Margaret DeMan Armstrong (Courtesy photo)Margaret DeMan Armstrong, a Baltimore icon known for her groundbreaking contributions to the arts and education, died in her sleep on July 19, at Brookdale Assisted Living in Towson, Maryland. She often mentioned her goal of reaching 100-years-old. In January she celebrated that goal with family and friends at her residence.Armstrong was born January 30, 1916 in Baltimore to the late Claudia Thomas DeMan and the late Henry Oliver DeMan. She was a devout Catholic throughout her life and a parishioner of the Cathedral of Mary Our Queen. She studied the piano at an early age and demonstrated a unique talent, a love for playing, and an overall love of music.She was a Douglass High School graduate and completed her college education at Coppin Normal School. She later earned a master’s degree in History and Philosophy of Education from Loyola College. She began her career as a music education teacher in Baltimore City Schools and was shortly promoted to administrative specialist for the Music Division for the Baltimore City Department of Education. She also served as a program consultant with the Federal Housing and Urban Development Agency and as the Coordinator of Cultural Enrichment with the Department of Education.Three sons, William Oscar, Roderick, and Carroll Robbins, were born from her marriage to William Oscar Armstrong, Jr., deceased.Armstrong used her creativity, positions, and influence to change the face of the arts in Maryland and across the country. She created a performing arts curriculum proposal and a cultural arts workshop proposal, both successfully and widely implemented. She also created and implemented a cultural enrichment program that combined the arts and humanities through a series of experiences performed by professional musicians, actors, artists, and dancers.Her love of the arts, and her continued determination to encourage and support artistic talent in Baltimore City’s youth, resulted in her bringing together a group of business leaders, leaders in the arts, and education representatives, to draft the fundamental proposal for the Baltimore School for the Arts. It opened in 1979 and has graduated many students who are now nationally known for their talents. The annual “Armstrong Honors Recital” highlights her contributions to the school. The “Margaret DeMan Armstrong Prize for Excellence,” established in 2001, provides an award to honor a deserving graduate who demonstrates a commitment to community service and love of the arts.While Armstrong was the leader for bringing arts to Baltimore City’s Public School children, she also worked as a volunteer with many boards and committees. She created the first International Exchange Program between educators in the Baltimore City Public Schools and educators in Gbarnga, Liberia. She advocated for cultural institutions to be responsive to the needs of African-American children and families who would not be able to afford to attend many of the premiere cultural events in the city. In 1992, Armstrong was a member of the task force that undertook a feasibility study to determine the possibility of creating a middle school for Baltimore City youths. In 1993, the Saint Ignatius Loyola Academy opened as a tuition-free, private Jesuit school for middle school boys from low-income families. Armstrong is survived by her sister, Frances Ashby (daughter Cleo), her son, Roderick (wife Gloria), Barbara Blount Armstrong (daughter-in-law), grandsons, Mario (wife Nicole) and Sean, and a cherished great-grandson, Christopher. She is predeceased by her oldest son, William and her youngest son, Carroll. Armstrong is also survived by cousins Ruth and Kim McCalla, as well as other relatives and friends. Public viewing will be held from 9 a.m. – 7 p.m. July 28 at March Family Life Tribute Center, 5616 Old Court Rd., Baltimore, Maryland. The funeral will take place 11 a.m. July 29 at Cathedral of Mary Our Queen, 5200 N. Charles St., Baltimore, Maryland, with viewing from 10 a.m. to 11 a.m.In lieu of flowers, contributions in Margaret’s honor can be sent to the Baltimore School for the Arts.Attn: Development OfficeBaltimore School for the Arts Foundation712 Cathedral StreetBaltimore, MD 21201 read more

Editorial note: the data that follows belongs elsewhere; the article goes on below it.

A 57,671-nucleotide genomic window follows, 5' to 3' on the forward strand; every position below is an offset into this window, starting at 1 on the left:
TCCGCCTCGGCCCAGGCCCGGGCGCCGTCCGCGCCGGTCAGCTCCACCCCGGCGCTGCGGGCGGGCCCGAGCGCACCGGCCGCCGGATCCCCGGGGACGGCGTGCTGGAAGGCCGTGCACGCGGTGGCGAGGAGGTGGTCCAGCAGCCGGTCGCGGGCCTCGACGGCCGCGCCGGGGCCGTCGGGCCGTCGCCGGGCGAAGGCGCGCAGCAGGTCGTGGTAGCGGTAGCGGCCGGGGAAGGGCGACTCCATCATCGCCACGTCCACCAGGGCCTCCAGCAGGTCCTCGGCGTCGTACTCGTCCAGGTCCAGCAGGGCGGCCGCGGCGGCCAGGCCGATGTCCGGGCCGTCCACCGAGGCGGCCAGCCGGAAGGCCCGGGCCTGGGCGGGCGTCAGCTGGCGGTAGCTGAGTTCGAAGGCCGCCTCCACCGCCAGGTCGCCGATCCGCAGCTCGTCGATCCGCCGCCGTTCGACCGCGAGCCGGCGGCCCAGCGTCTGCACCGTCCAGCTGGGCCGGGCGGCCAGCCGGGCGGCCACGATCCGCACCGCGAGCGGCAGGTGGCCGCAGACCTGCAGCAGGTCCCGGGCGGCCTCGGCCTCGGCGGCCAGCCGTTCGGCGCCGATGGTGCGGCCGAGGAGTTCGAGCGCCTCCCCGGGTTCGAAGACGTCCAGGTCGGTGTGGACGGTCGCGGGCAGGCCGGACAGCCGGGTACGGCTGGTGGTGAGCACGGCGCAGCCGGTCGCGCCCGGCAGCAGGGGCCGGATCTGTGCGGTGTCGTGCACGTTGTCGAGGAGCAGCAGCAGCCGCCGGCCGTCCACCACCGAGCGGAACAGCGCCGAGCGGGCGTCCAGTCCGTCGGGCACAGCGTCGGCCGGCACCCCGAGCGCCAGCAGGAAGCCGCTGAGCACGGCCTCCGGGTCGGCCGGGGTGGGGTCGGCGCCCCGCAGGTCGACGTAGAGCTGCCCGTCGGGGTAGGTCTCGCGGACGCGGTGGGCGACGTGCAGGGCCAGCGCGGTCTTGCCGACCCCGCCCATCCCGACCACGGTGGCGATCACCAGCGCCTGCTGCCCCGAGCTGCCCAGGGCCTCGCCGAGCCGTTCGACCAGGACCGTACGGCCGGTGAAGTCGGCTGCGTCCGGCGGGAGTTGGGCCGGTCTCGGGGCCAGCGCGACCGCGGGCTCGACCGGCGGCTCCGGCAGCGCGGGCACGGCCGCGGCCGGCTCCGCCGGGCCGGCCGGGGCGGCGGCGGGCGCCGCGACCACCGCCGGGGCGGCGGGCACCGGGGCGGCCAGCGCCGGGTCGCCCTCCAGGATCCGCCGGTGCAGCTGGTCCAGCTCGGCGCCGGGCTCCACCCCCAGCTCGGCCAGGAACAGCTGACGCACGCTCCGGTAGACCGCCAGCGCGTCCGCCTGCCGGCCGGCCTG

Poor sleep may be a sign that people who are otherwise healthy may be at the risk of developing Alzheimer’s disease, according to a study. Researchers have found a link between sleep disturbances and biological markers for Alzheimer’s disease found in the spinal fluid.”Previous evidence has shown that sleep may influence the development or progression of Alzheimer’s disease in various ways,” said Barbara B Bendlin from the University of Wisconsin-Madison in the US. Also Read – Add new books to your shelf”For example, disrupted sleep or lack of sleep may lead to amyloid plaque buildup because the brain’s clearance system kicks into action during sleep. Our study looked not only for amyloid but for other biological markers in the spinal fluid as well,” said Bendlin.Amyloid is a protein that can fold and form into plaques.Tau is a protein that forms into tangles. These plaques and tangles are found in the brains of people with Alzheimer’s disease.Researchers recruited 101 people with an average age of 63 who had normal thinking and memory skills but who were considered at risk of developing Alzheimer’s, either having a parent with the disease or being a carrier of a gene that increases the risk of Alzheimer’s called apolipoprotein E or APOE. Also Read – Over 2 hours screen time daily will make your kids impulsiveParticipants were surveyed about sleep quality. They also provided spinal fluid samples that were tested for biological markers of Alzheimer’s disease.Researchers found that people who reported worse sleep quality, more sleep problems and daytime sleepiness had more biological markers for Alzheimer’s disease in their spinal fluid than people who did not have sleep problems.Those biological markers included signs of amyloid, tau and brain cell damage and inflammation. While some of these relationships were strong when looking at everyone as a group, not everyone with sleep problems has abnormalities in their spinal fluid, researchers said.For example, there was no link between biological markers in the spinal fluid and obstructive sleep apnea.The results remained the same when researchers adjusted for other factors such as use of medications for sleep problems, amount of education, depression symptoms or body mass index. The study was published in the journal Neurology. read more